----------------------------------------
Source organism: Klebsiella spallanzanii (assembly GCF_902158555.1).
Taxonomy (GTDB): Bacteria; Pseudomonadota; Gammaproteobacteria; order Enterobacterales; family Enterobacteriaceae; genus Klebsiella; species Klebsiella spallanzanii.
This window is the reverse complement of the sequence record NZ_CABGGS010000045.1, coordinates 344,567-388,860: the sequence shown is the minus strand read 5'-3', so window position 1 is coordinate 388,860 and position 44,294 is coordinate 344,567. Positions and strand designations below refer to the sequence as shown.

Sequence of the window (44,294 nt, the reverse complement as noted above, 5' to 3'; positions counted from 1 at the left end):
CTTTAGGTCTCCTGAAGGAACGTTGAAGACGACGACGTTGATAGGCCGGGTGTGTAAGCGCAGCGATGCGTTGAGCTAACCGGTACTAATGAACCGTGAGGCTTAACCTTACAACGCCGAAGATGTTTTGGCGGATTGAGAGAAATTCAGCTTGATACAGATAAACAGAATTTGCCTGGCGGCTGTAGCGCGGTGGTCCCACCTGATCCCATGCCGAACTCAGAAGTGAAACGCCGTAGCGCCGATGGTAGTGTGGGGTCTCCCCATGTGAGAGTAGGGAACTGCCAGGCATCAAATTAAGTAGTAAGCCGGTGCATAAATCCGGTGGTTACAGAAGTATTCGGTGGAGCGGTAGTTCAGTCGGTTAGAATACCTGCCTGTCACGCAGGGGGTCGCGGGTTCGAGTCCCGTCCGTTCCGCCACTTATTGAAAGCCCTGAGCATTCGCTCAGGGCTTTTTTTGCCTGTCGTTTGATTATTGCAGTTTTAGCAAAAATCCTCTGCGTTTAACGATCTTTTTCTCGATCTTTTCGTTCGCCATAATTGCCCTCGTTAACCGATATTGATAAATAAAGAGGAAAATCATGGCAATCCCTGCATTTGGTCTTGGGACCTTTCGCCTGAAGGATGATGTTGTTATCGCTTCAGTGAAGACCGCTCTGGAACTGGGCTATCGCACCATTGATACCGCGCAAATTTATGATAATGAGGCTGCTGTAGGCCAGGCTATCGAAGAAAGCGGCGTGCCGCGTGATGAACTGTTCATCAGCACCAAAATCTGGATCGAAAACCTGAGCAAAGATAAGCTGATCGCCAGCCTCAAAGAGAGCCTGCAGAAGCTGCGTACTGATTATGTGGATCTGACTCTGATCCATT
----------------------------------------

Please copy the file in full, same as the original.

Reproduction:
Source organism: Klebsiella spallanzanii (assembly GCF_902158555.1).
Taxonomy (GTDB): Bacteria; Pseudomonadota; Gammaproteobacteria; order Enterobacterales; family Enterobacteriaceae; genus Klebsiella; species Klebsiella spallanzanii.
This window is the reverse complement of the sequence record NZ_CABGGS010000045.1, coordinates 344,567-388,860: the sequence shown is the minus strand read 5'-3', so window position 1 is coordinate 388,860 and position 44,294 is coordinate 344,567. Positions and strand designations below refer to the sequence as shown.

Sequence of the window (44,294 nt, the reverse complement as noted above, 5' to 3'; positions counted from 1 at the left end):
CTTTAGGTCTCCTGAAGGAACGTTGAAGACGACGACGTTGATAGGCCGGGTGTGTAAGCGCAGCGATGCGTTGAGCTAACCGGTACTAATGAACCGTGAGGCTTAACCTTACAACGCCGAAGATGTTTTGGCGGATTGAGAGAAATTCAGCTTGATACAGATAAACAGAATTTGCCTGGCGGCTGTAGCGCGGTGGTCCCACCTGATCCCATGCCGAACTCAGAAGTGAAACGCCGTAGCGCCGATGGTAGTGTGGGGTCTCCCCATGTGAGAGTAGGGAACTGCCAGGCATCAAATTAAGTAGTAAGCCGGTGCATAAATCCGGTGGTTACAGAAGTATTCGGTGGAGCGGTAGTTCAGTCGGTTAGAATACCTGCCTGTCACGCAGGGGGTCGCGGGTTCGAGTCCCGTCCGTTCCGCCACTTATTGAAAGCCCTGAGCATTCGCTCAGGGCTTTTTTTGCCTGTCGTTTGATTATTGCAGTTTTAGCAAAAATCCTCTGCGTTTAACGATCTTTTTCTCGATCTTTTCGTTCGCCATAATTGCCCTCGTTAACCGATATTGATAAATAAAGAGGAAAATCATGGCAATCCCTGCATTTGGTCTTGGGACCTTTCGCCTGAAGGATGATGTTGTTATCGCTTCAGTGAAGACCGCTCTGGAACTGGGCTATCGCACCATTGATACCGCGCAAATTTATGATAATGAGGCTGCTGTAGGCCAGGCTATCGAAGAAAGCGGCGTGCCGCGTGATGAACTGTTCATCAGCACCAAAATCTGGATCGAAAACCTGAGCAAAGATAAGCTGATCGCCAGCCTCAAAGAGAGCCTGCAGAAGCTGCGTACTGATTATGTGGATCTGACTCTGATCCATT